Regional Reviews: Connecticut and the Berkshires
Dial M for Murder
Also see Fred's review of Clyde's
Welcome to a London living room sometime during the 1950s. Tony Wendice (Patrick Andrews) publicizes the books his wife Margot (Kate Abbruzzese) writes. Maxine (Krystel Lucas) authors thriller novels. When Knott first wrote the play, the character of Maxine was a man. Now, this clever woman becomes one focal point of the show. The alluring Margot is slim but not demure, while Maxine (whom Margot loves) has a stunning look and she's very, very smart. Denver Milord plays Lesgate, who seems to be a cold-hearted murderer.
Tony and Margot's marriage has been far from sublime for years, but she has money and Tony wants it. He will go to extremes to cash in. Lesgate is on the scene to actualize Tony's plan. That does not quite work out as imagined, since it is Lesgate who is victimized. The art of blackmailing is pivotal during the first act and is the stuff which captivates mystery fans. It is not until after intermission that Inspector Hubbard (Kate Burton) arrives at the Wendice abode. She, with rat-a-tat questions and unshakable resolve, intends to locate the truth.
Early on it becomes evident that Tony is aware that his wife is involved with Maxine; a discovered love letter is of vital importance. Front door keys become essential when the Inspector unveils layers of deception and complicity during the final hour of the performance. It's all about who is conspiring with whom and so forth. Any further plot revelation would spoil the evening for those who wish to watch this exacting presentation in order to find out for themselves.
Alexander Dodge's set is spot-on mid-fifties. He provides period-perfect furnishings, lengthy drapes, and long French windows. It feels like this visible time travel enables theatregoers to instantly zip 70 years backward. Kate Marvin's pinpoint sound design is a necessity and lighting designer Emma Deane darkens the stage at precise moments. In all, the convergence of human performance and production elements coordinate impeccably. There's not a whole lot of wiggle room within this Dial M for Murder. Put it this way: if actor timing and discipline were somewhat off, the show would not work.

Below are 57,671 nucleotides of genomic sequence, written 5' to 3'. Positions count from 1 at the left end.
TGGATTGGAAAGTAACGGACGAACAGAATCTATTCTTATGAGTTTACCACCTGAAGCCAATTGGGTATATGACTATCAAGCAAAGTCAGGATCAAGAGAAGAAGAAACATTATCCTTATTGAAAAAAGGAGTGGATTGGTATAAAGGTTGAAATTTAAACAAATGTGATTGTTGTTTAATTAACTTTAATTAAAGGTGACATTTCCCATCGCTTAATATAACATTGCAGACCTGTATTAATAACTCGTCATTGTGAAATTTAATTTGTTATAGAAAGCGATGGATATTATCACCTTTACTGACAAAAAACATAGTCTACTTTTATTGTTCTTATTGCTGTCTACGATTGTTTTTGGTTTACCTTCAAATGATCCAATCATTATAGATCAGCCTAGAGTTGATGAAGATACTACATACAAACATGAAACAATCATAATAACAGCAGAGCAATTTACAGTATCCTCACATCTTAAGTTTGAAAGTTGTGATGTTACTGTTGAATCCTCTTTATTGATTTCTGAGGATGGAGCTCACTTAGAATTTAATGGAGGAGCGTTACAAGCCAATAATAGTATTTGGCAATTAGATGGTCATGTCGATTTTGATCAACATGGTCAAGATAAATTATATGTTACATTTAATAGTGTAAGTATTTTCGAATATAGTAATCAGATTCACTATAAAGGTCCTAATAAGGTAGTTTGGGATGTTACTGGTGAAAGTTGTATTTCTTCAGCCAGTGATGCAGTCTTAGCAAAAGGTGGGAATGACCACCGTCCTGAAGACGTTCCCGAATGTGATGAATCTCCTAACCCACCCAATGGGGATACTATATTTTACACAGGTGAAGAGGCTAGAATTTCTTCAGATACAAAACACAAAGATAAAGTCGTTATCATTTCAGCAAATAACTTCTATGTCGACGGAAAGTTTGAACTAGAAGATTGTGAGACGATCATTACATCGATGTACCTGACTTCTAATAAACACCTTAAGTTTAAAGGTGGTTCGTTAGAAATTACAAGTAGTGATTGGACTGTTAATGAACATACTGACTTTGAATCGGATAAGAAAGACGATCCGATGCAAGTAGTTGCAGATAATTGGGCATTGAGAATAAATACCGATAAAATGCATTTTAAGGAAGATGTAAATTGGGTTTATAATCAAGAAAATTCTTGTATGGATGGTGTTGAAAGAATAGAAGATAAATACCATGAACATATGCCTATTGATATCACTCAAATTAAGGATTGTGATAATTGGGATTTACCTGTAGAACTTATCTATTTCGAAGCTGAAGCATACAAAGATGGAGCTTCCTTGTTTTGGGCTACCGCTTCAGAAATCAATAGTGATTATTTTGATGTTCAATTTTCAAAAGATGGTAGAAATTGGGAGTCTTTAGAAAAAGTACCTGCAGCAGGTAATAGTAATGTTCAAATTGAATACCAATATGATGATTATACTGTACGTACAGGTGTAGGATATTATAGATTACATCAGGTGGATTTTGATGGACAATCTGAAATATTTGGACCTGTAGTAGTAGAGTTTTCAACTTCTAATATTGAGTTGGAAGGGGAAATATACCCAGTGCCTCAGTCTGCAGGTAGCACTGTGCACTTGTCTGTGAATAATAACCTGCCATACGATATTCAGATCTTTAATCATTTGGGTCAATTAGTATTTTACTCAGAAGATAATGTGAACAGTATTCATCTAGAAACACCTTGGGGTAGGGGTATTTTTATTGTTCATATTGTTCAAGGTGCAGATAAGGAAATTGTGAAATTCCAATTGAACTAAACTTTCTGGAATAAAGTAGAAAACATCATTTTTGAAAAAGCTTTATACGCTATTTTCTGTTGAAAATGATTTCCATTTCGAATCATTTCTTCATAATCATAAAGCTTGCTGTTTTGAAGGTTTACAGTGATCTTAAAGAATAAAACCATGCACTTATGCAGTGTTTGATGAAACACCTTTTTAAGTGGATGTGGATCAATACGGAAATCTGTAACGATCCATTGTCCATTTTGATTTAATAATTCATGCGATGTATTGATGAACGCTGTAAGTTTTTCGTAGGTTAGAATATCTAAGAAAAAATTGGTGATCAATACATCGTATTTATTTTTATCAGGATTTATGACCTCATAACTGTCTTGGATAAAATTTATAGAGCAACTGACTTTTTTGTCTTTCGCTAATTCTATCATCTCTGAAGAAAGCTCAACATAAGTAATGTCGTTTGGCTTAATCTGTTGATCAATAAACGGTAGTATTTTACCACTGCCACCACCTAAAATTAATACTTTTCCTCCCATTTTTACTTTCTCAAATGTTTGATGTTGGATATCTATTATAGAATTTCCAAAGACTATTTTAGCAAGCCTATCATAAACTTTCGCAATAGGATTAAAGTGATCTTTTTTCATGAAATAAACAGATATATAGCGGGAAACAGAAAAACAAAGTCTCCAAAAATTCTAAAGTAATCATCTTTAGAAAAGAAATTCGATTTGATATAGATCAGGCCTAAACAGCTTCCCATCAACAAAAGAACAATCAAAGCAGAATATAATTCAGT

As women in love, actors Abbruzzese and Lucas are convincing. Abbruzzese's Margot is a multi-note character and the performer brings home the woman's complexity. Lucas is attention-getting as Maxine. Patrick Andrews's Tony is money-grubbing and more than feisty while Denver Milord is, well, menacing? Persuasive Kate Burton changes the texture of the show when she takes the second act spotlight as the single-minded Inspector Hubbard. The overall pacing and anxiety accelerate as she peels back layers of murder mystery.
Artistic Director Mark Lamos might be helming his final show, since he has announced his retirement. A fine actor who starred on and Off-Broadway before he became artistic leader first at Hartford Stage and since 2009 at Westport, he has great directorial range. Known for his creative Shakespeare interpretation while in Hartford, Lamos has directed across many genres with his productions at Westport Playhouse at WCP. He has a musical ear and has worked on opera as well. This time, he makes certain that every single particular is just right. For example, when an actor finds the aforementioned love letter, that piece of paper is folded and positioned just so: nothing is lost and there simply isn't any flexibility. That surely benefits this mystery thriller, one which fans of that metier will love while even non-mystery buffs surely will appreciate.
Dial M for Murder runs through July 30, 2023, at Westport Country Playhouse, 25 Powers Ct., Westport CT. For tickets and information, please call 203-227-4177 or visit westportplayhouse.org.